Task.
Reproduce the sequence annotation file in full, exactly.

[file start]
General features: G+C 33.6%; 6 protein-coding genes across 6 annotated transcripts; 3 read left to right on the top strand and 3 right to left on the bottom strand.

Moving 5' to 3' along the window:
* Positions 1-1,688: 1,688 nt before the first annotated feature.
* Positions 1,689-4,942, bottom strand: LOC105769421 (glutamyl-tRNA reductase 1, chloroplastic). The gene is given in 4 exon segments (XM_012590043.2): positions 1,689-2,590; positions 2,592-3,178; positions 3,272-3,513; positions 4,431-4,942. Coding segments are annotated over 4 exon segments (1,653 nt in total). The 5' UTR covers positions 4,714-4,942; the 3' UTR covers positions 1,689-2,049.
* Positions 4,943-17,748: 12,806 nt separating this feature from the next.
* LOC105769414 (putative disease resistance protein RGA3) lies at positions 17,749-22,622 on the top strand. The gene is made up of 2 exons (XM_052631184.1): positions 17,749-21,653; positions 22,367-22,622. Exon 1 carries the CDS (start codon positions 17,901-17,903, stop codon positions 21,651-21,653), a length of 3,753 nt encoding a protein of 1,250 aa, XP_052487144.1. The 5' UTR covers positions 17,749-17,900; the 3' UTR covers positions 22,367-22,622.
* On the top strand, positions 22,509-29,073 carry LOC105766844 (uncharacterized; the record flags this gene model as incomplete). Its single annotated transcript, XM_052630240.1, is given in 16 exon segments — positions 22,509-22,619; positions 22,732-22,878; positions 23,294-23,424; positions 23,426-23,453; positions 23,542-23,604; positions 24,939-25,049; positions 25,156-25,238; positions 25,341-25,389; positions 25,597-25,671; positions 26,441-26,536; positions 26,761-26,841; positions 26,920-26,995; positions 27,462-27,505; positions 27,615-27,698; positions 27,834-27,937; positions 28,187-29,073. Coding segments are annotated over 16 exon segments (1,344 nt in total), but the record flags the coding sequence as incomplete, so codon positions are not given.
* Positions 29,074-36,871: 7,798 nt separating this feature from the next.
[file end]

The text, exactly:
General features: G+C 33.6%; 6 protein-coding genes across 6 annotated transcripts; 3 read left to right on the top strand and 3 right to left on the bottom strand.

Moving 5' to 3' along the window:
* Positions 1-1,688: 1,688 nt before the first annotated feature.
* Positions 1,689-4,942, bottom strand: LOC105769421 (glutamyl-tRNA reductase 1, chloroplastic). The gene is given in 4 exon segments (XM_012590043.2): positions 1,689-2,590; positions 2,592-3,178; positions 3,272-3,513; positions 4,431-4,942. Coding segments are annotated over 4 exon segments (1,653 nt in total). The 5' UTR covers positions 4,714-4,942; the 3' UTR covers positions 1,689-2,049.
* Positions 4,943-17,748: 12,806 nt separating this feature from the next.
* LOC105769414 (putative disease resistance protein RGA3) lies at positions 17,749-22,622 on the top strand. The gene is made up of 2 exons (XM_052631184.1): positions 17,749-21,653; positions 22,367-22,622. Exon 1 carries the CDS (start codon positions 17,901-17,903, stop codon positions 21,651-21,653), a length of 3,753 nt encoding a protein of 1,250 aa, XP_052487144.1. The 5' UTR covers positions 17,749-17,900; the 3' UTR covers positions 22,367-22,622.
* On the top strand, positions 22,509-29,073 carry LOC105766844 (uncharacterized; the record flags this gene model as incomplete). Its single annotated transcript, XM_052630240.1, is given in 16 exon segments — positions 22,509-22,619; positions 22,732-22,878; positions 23,294-23,424; positions 23,426-23,453; positions 23,542-23,604; positions 24,939-25,049; positions 25,156-25,238; positions 25,341-25,389; positions 25,597-25,671; positions 26,441-26,536; positions 26,761-26,841; positions 26,920-26,995; positions 27,462-27,505; positions 27,615-27,698; positions 27,834-27,937; positions 28,187-29,073. Coding segments are annotated over 16 exon segments (1,344 nt in total), but the record flags the coding sequence as incomplete, so codon positions are not given.
* Positions 29,074-36,871: 7,798 nt separating this feature from the next.